Leon Lai's directorial debut, Wine War, will feature Lai and supermodel-turned-actress Du Juan. (Photos provided to China Daily)
On the sets of the upcoming movie Wine War, Leon Lai has many jobs: a translator, light adjustor, prop checker, a child actor's sitter and the most significant one, as director.
All this is visible in the footage of the movie, Lai's directorial debut.
Lai, who is one of the 'heavenly kings' - the four biggest male stars in Hong Kong in the 1990s, including Andy Lau, Jacky Cheung and Aaron Kwok, is now working on a new chapter in his 32-year career.
I'm not scared of failure. It's a new start for me. I will learn
Singer and actor
At 51, the singer and actor is the first among the four to make a career switch.
While Cheung focuses on a singing career and sometimes plays supporting roles, Lau and Kwok said they wanted to direct, but have yet to realize that dream.
Wine War will hit Chinese theaters on May 19, the same day as Hollywood sci-fi blockbuster Life.
With eight movies simultaneously premiering on Friday, it seems Lai has picked the most competitive opening weekend this month.
"As a newbie, I don't dare expect a big return," Lai says. "I'm not scared of failure. It's a new start for me. I will learn."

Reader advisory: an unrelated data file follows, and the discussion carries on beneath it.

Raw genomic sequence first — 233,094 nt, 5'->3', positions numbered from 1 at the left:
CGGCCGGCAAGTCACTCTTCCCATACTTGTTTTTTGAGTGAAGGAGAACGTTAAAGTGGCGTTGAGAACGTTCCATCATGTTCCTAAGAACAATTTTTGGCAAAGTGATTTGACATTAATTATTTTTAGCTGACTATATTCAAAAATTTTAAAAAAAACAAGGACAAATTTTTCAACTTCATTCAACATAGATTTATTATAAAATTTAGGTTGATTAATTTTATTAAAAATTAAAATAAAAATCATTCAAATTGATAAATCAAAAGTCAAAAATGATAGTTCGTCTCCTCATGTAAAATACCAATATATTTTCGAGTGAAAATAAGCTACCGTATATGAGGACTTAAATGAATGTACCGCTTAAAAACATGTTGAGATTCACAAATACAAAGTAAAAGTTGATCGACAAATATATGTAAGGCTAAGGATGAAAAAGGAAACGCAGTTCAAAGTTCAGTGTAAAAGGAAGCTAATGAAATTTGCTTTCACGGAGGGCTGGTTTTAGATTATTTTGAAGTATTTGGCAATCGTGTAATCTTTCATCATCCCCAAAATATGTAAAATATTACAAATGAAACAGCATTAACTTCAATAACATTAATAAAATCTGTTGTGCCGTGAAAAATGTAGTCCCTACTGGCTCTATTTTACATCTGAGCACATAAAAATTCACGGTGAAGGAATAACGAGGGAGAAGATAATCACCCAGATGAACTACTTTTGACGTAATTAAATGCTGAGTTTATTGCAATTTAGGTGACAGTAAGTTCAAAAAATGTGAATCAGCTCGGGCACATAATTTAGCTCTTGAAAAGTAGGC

The movie centers on a bottle of red wine produced in 1855.
The inspiration for the film came from his friends, who guided Lai on how to taste and judge red wine.
"It stirred my interest. From my research, I found that China began making red wine from as early as the Yuan Dynasty [1271-1368]," he says.
Veteran actor Zhang Hanyu stars in Leon Lai's latest film, Wine War. (Photos provided to China Daily)
Besides Lai, who plays one of the major roles, the cast features veteran actor Zhang Hanyu, known for The Taking of Tiger Mountain and Operation Mekong, Taiwan actor David Wang and supermodel-turned-actress Du Juan.
The filming was shot in China and France.
Speaking about Lai's direction, Zhang says: "I believe he should explore more."
His view is echoed by Huang Jianxin, the producer known for hits, such as The Warlords and Bodyguards and Assassins.
"Lai was fast and decisive," Huang says. "He did not look like a newcomer. He is very demanding when it comes to storytelling, which is rarely seen in stars who turn to direction."
In his early days, Lai was trained by Hong Kong's Television Broadcasts Limited, a kind of West Point for megastars.
Lai first shot to prominence as a singer in the mid-1980s, and began to star in films only in the early 1990s.
He won the best actor prize at Taiwan's Golden Horse awards for Three: Going Home in 2002, and received international acclaim for Peter Chan's romance Comrades: Almost a Love Story, a favorite at many festivals.
In the past decades, Lai also invested in a series of movies, such as Leaving Me, Loving Me, and shot a few music videos.
"I have done a lot of film making and accumulated a lot of experience from acting. But I always wanted to be a director," Lai says.
"For me, it is a great risk to start in a new field, because after the screening there will be many diverse voices, including negative ones. But I am ready for that," says the star, who has seen many ups and downs.